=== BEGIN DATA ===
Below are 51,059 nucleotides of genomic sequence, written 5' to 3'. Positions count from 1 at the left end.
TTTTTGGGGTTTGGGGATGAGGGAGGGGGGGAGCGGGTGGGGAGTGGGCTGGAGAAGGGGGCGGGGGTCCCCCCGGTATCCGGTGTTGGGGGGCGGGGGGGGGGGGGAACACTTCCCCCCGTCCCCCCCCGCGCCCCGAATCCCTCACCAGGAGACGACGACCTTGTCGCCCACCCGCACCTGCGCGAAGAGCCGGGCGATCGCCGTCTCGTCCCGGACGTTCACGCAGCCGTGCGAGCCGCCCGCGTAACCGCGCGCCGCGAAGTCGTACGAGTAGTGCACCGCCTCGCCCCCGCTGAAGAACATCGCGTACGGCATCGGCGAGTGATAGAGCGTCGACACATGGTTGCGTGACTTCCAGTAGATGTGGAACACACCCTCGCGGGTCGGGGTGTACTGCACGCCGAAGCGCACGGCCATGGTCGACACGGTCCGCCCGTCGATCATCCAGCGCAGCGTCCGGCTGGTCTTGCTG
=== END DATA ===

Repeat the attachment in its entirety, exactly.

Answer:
Below are 51,059 nucleotides of genomic sequence, written 5' to 3'. Positions count from 1 at the left end.
TTTTTGGGGTTTGGGGATGAGGGAGGGGGGGAGCGGGTGGGGAGTGGGCTGGAGAAGGGGGCGGGGGTCCCCCCGGTATCCGGTGTTGGGGGGCGGGGGGGGGGGGGAACACTTCCCCCCGTCCCCCCCCGCGCCCCGAATCCCTCACCAGGAGACGACGACCTTGTCGCCCACCCGCACCTGCGCGAAGAGCCGGGCGATCGCCGTCTCGTCCCGGACGTTCACGCAGCCGTGCGAGCCGCCCGCGTAACCGCGCGCCGCGAAGTCGTACGAGTAGTGCACCGCCTCGCCCCCGCTGAAGAACATCGCGTACGGCATCGGCGAGTGATAGAGCGTCGACACATGGTTGCGTGACTTCCAGTAGATGTGGAACACACCCTCGCGGGTCGGGGTGTACTGCACGCCGAAGCGCACGGCCATGGTCGACACGGTCCGCCCGTCGATCATCCAGCGCAGCGTCCGGCTGGTCTTGCTG